5. How can I find intimacy while following social distancing guidelines and the governor's ban on multi-household gatherings?
Goldstein: Sexting is absolutely on the rise. It's always been there, but now more than ever, sexting is one of the safest ways to be intimate with a person that you are not able to see physically.
I mean, people in long-distance relationships were sexting before the pandemic.
It's a little adjustment for folks that are not used to doing that, but [it can be about] really exploring what sexuality and intimacy means to you.
And sexting is not just limited to sending photos of certain parts of your body. Sexting can be reading a poem that you wrote, or just talking about things that you would be doing together and not even involving photos.
There are so many different ways to intimately connect with people that you're involved with that, don't involve physical touch.
"There are so many different ways to intimately connect with people that you're involved with that don't involve physical touch. But that really all comes down to your relationship with yourself." - Marla Goldstein, relationship coach with G-Spot Coaching
But that really all comes down to your relationship with yourself. If you have a solid foundation of intimacy and sensuality with yourself, I think that these times will be a little bit easier to get through while you wait until you're able to see people in-person again, to embrace the physical nature of your intimate relationships.
What if sexting is really awkward for me and/or my partner?
It is so awkward for some people. But sexting is a tool of intimacy and tools are things that we need to be taught how to use properly. There are absolutely resources and ways to learn about how to have healthy and effective sexting with people that you're involved with.
Think about what kinds of things turn you on and what you are into, and what you would want to hear from this person. Be transparent about the things that you enjoy and things that you don't enjoy, even when they're not related to physical touch.
What is the best way to share feedback while sexting, so both people feel safe and get what they need?
Maybe in-the-moment feedback for sexting isn't the best time, but I think that there should absolutely be a debrief conversation after— maybe the next day, or a few days after. Saying things like: what was that like for you? What did you enjoy? What would you like to see more of? What would you like to see less of?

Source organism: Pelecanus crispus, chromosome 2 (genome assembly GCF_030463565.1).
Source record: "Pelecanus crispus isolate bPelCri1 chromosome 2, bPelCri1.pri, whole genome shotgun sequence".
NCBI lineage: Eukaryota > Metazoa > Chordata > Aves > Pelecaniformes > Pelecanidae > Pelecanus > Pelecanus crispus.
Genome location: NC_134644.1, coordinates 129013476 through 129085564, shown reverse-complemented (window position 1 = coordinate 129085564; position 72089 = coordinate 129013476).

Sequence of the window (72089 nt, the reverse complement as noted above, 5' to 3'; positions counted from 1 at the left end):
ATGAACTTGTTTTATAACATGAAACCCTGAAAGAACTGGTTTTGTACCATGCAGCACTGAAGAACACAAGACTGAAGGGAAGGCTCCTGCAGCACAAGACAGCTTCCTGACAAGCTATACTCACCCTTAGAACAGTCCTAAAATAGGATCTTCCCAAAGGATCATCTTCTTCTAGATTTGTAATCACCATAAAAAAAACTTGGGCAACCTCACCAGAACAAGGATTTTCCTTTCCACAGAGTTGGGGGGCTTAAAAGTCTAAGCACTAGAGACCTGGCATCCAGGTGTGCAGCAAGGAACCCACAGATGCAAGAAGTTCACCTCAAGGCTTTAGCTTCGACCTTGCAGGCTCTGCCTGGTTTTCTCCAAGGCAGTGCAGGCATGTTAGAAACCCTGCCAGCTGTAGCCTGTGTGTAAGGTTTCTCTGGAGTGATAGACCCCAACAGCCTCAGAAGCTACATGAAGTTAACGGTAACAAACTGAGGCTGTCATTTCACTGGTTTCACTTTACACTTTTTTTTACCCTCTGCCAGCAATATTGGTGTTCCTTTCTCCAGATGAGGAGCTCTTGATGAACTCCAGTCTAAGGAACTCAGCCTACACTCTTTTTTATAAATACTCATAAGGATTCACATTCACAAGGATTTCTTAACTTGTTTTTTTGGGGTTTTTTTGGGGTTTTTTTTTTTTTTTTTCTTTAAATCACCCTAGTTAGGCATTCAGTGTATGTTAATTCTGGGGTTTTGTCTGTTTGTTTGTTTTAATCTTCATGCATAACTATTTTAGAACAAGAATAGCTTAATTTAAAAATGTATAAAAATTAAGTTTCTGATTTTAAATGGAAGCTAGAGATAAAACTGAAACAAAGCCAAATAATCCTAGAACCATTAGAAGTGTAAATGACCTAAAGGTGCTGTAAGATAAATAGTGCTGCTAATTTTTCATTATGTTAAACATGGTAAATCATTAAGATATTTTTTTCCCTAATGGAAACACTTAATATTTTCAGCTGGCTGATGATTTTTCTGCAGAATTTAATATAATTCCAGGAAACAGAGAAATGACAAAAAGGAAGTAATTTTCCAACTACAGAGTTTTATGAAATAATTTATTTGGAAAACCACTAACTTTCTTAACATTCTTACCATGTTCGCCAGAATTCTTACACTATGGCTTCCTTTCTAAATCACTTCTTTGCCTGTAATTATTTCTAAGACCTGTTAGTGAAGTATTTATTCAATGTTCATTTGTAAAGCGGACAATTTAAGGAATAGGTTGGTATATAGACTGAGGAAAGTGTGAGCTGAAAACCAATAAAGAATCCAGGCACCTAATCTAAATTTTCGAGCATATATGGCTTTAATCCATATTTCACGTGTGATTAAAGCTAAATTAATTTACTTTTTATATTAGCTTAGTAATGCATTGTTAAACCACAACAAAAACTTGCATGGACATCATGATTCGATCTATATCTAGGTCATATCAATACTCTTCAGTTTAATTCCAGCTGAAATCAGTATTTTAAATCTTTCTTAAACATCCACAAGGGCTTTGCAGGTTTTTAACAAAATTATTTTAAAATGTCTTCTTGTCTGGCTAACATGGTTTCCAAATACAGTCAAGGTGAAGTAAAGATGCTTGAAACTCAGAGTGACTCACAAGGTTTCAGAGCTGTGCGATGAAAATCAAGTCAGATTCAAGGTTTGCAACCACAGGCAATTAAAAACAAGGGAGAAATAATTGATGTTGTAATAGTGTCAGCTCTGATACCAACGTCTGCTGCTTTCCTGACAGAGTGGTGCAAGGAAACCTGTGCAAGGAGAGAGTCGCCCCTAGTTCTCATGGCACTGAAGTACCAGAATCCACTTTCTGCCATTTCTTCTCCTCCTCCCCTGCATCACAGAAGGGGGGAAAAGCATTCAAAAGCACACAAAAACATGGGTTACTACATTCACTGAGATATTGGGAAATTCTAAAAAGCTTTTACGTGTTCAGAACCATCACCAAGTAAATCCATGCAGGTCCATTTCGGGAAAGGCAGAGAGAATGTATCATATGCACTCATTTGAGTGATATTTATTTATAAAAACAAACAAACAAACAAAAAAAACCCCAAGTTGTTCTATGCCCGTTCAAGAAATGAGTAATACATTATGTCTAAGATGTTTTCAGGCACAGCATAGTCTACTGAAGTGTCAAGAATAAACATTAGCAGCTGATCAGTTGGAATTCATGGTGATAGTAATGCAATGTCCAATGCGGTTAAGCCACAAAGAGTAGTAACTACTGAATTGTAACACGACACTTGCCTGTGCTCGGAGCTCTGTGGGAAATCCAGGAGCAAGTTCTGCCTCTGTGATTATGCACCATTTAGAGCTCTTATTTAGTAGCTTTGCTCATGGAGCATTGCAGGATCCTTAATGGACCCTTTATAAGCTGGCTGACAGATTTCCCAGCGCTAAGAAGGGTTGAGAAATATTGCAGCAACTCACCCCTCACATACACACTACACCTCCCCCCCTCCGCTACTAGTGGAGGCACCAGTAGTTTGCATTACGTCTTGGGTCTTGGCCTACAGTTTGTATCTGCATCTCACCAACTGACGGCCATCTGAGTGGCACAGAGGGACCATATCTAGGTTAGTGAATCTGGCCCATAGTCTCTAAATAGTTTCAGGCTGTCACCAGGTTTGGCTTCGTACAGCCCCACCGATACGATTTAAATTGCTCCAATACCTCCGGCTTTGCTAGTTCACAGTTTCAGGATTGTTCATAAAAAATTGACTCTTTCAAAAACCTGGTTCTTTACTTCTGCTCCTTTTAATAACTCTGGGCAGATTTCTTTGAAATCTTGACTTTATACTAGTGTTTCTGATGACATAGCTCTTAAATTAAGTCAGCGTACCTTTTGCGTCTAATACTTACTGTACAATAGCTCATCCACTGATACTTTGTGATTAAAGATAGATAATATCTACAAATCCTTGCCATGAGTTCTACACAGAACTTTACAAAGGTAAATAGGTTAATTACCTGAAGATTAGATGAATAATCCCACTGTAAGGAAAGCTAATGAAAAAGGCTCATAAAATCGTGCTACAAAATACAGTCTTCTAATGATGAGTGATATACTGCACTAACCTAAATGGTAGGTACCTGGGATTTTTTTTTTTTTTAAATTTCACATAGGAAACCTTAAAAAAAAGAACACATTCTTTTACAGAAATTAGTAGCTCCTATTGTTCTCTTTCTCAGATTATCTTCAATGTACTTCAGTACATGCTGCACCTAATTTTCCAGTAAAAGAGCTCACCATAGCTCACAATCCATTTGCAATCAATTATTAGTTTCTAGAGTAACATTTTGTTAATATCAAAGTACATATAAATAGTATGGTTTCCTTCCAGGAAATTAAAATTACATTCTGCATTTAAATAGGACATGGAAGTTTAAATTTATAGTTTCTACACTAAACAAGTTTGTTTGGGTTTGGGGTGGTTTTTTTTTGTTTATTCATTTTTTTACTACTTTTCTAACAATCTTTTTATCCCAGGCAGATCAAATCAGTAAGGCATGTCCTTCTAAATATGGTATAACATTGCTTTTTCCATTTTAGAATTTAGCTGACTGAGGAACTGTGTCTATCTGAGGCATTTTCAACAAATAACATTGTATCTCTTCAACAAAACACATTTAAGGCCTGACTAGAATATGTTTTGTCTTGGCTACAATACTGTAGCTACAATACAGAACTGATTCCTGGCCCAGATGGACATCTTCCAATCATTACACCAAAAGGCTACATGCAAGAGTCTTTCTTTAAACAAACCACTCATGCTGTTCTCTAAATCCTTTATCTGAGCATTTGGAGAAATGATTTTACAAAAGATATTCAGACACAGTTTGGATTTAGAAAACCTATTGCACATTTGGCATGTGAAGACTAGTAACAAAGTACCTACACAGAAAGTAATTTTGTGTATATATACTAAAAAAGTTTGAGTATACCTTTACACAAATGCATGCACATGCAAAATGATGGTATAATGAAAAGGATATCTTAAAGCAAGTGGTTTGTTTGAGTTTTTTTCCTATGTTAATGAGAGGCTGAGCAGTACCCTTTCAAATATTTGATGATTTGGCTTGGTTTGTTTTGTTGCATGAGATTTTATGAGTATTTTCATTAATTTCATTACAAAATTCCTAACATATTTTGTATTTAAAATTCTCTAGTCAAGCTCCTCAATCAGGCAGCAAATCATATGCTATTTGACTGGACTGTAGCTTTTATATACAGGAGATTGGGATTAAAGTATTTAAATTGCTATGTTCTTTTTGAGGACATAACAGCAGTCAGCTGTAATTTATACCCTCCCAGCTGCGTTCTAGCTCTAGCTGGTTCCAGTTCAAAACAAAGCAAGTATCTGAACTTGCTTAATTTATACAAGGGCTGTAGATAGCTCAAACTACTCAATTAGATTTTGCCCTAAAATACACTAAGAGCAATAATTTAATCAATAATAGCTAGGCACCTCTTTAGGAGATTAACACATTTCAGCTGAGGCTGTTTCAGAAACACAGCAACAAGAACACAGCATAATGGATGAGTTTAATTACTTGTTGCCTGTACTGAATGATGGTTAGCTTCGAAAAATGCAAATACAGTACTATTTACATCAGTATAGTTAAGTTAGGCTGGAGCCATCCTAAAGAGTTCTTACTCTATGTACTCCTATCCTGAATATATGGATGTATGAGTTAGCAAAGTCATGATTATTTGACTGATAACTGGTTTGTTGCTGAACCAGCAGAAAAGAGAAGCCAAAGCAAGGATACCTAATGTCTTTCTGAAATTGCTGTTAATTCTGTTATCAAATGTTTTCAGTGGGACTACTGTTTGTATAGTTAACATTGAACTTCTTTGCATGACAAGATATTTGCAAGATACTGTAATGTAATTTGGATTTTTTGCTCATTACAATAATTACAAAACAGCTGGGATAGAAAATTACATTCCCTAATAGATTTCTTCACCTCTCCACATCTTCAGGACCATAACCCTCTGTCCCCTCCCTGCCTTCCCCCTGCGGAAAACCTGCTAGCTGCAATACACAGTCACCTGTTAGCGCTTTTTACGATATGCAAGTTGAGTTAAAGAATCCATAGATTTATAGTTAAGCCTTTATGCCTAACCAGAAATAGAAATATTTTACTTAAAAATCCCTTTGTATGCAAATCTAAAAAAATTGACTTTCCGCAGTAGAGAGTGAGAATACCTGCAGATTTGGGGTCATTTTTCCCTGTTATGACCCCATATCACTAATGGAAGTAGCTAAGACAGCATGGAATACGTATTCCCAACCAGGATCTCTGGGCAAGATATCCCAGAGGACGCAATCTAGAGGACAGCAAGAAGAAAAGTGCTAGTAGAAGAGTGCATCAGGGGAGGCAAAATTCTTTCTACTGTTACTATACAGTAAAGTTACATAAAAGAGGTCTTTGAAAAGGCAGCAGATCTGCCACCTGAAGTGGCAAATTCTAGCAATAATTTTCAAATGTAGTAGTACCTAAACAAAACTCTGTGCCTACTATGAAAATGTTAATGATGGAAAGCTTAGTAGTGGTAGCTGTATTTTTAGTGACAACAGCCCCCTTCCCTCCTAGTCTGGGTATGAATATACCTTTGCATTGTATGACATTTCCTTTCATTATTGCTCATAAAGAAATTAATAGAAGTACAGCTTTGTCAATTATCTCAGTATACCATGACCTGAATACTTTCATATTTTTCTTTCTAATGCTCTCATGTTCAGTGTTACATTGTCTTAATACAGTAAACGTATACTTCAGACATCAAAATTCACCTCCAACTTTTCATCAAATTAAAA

Intimacy is definitely harder to navigate when you're not able to get that immediate feedback. But sexting is a really beautiful and available way to share intimacy with people. It is a behavior that can absolutely be learned no matter who you are. You can learn how to do this well to cater to your partner's needs and your relationship.
6. I am so sick of looking at people on a screen. How do I make video chats more compelling?
Goldstein: I think that if you just get on video chat and are only talking all the time, that gets a little bit old.
There are a lot of different options that you can pursue over video chat. If you both have Netflix subscriptions, I know that Netflix allows you to do ‘watch parties’, where you can share the link to the Teleparty with another person - you just have to download a Chrome extension - so you can watch something together.
Sometimes with my friends, we'll buy all of the same ingredients for a recipe and we'll video chat while we make the same recipe and then eat a meal together. It’s not even about the recipe. You could eat whatever you want, but it's the experience of cooking together. You learn things like: How does this person do things? Do they like to read directions? Are they patient or are they impatient? Do they like things well-done or undercooked?
If you both like to play a certain game, you can each play it from your end of the screen and then just mark the other person's scorecard as the person that you're playing with progresses in the game.
You can figure out a craft project that you can do together. Or, plan a night to do something like 20 Questions and look online for question options that you can use — I think there’s something called ‘Intimacy Promoting Questions’ that help you feel closer to your partner.
Recommended blogs on intimacy from Marla:
There are a lot of other things that you can do together while you are apart. I think that's really one of the challenges here, is having the motivation to come up with these innovative ways. But if a person is really invested in their relationship, I trust that they will be able to find things outside of their comfort zone and grow together, as long as they're willing to look outside of the things that they normally do in their routine.
There are a lot of really good blog posts out there right now for folks that are navigating this, too. I really have noticed an uptick in the amount of connection and relationship and intimacy building blogs that I've been subscribing to, which have been really nice to read through. People are problem-solving even throughout this really stressful time. We're still thinking about moving forward.
7. If I am alone right now, what can I do to make it easier?
Goldstein: If you're able to, it is so worth investing in yourself. I purchased two weighted blankets and a six-foot teddy bear, so I have something to cuddle with since I live by myself, too. It's my companion, as ridiculous as that might sound.
Really, taking care of myself has been a lifesaver throughout this time. We're all going to get through this. For the first time, there's actually a light at the end of the tunnel. Everyone should hang in there, and continue loving yourself through this.
Starting with loving yourself will attract all the kinds of people into your life that you want to love you. And that's really how our successful relationships start manifesting.